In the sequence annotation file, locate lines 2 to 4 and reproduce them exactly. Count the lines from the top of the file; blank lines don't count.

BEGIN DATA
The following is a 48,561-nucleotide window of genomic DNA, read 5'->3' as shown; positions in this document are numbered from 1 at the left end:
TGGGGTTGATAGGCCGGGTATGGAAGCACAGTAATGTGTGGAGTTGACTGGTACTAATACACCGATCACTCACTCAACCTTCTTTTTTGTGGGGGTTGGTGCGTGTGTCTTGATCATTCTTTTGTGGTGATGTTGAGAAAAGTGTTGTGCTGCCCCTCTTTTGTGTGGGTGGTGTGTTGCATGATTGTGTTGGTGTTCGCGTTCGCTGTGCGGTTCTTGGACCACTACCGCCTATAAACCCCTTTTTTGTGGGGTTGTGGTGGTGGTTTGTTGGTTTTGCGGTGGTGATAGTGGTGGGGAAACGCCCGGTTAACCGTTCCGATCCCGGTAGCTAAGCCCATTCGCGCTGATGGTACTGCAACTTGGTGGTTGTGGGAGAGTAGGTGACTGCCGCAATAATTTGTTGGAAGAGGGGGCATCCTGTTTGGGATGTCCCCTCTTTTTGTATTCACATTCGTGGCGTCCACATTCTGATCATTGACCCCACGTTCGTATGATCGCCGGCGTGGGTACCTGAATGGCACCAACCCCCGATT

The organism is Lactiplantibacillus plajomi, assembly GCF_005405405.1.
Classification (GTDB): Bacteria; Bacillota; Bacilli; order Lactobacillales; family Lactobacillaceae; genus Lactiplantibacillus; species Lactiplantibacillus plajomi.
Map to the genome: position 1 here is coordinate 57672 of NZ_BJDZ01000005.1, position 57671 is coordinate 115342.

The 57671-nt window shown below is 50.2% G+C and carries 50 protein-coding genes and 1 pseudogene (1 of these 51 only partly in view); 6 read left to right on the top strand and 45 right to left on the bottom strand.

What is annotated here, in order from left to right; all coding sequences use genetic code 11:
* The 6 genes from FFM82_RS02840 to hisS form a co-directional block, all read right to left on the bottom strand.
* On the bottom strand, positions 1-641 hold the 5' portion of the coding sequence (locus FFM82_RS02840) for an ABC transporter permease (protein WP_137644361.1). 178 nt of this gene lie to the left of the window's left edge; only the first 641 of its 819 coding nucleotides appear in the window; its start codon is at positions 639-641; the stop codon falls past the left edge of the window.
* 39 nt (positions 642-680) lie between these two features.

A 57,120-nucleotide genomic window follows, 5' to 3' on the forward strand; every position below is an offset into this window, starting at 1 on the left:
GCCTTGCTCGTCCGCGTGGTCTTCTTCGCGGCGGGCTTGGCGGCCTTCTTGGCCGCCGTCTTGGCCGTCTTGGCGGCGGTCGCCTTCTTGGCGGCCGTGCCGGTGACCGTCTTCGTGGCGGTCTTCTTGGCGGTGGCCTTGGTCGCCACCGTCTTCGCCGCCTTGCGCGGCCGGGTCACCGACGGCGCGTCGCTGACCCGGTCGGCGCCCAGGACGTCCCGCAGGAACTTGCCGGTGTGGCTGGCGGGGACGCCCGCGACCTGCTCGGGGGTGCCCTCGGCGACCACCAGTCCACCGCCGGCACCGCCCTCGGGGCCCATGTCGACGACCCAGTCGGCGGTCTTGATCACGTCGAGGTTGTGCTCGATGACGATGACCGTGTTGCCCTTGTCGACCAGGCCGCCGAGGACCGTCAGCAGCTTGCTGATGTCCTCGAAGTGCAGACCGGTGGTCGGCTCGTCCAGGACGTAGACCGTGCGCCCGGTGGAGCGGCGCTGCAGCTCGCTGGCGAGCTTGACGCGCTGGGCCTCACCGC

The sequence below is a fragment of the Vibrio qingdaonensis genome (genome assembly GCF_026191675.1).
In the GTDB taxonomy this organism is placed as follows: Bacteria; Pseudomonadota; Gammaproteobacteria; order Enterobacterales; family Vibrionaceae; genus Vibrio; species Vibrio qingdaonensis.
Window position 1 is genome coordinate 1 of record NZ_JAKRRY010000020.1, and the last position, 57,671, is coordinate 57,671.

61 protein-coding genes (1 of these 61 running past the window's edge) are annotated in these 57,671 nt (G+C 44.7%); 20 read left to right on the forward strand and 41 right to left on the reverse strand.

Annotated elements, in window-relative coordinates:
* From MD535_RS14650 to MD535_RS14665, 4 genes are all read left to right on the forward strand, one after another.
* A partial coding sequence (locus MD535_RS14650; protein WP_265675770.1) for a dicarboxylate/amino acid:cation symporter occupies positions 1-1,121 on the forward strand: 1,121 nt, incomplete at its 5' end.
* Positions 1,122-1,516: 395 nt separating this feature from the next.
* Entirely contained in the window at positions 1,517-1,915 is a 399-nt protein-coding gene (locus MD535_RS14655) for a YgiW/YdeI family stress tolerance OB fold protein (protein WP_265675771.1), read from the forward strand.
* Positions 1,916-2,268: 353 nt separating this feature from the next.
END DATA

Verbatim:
TGGGGTTGATAGGCCGGGTATGGAAGCACAGTAATGTGTGGAGTTGACTGGTACTAATACACCGATCACTCACTCAACCTTCTTTTTTGTGGGGGTTGGTGCGTGTGTCTTGATCATTCTTTTGTGGTGATGTTGAGAAAAGTGTTGTGCTGCCCCTCTTTTGTGTGGGTGGTGTGTTGCATGATTGTGTTGGTGTTCGCGTTCGCTGTGCGGTTCTTGGACCACTACCGCCTATAAACCCCTTTTTTGTGGGGTTGTGGTGGTGGTTTGTTGGTTTTGCGGTGGTGATAGTGGTGGGGAAACGCCCGGTTAACCGTTCCGATCCCGGTAGCTAAGCCCATTCGCGCTGATGGTACTGCAACTTGGTGGTTGTGGGAGAGTAGGTGACTGCCGCAATAATTTGTTGGAAGAGGGGGCATCCTGTTTGGGATGTCCCCTCTTTTTGTATTCACATTCGTGGCGTCCACATTCTGATCATTGACCCCACGTTCGTATGATCGCCGGCGTGGGTACCTGAATGGCACCAACCCCCGATT

The organism is Lactiplantibacillus plajomi, assembly GCF_005405405.1.
Classification (GTDB): Bacteria; Bacillota; Bacilli; order Lactobacillales; family Lactobacillaceae; genus Lactiplantibacillus; species Lactiplantibacillus plajomi.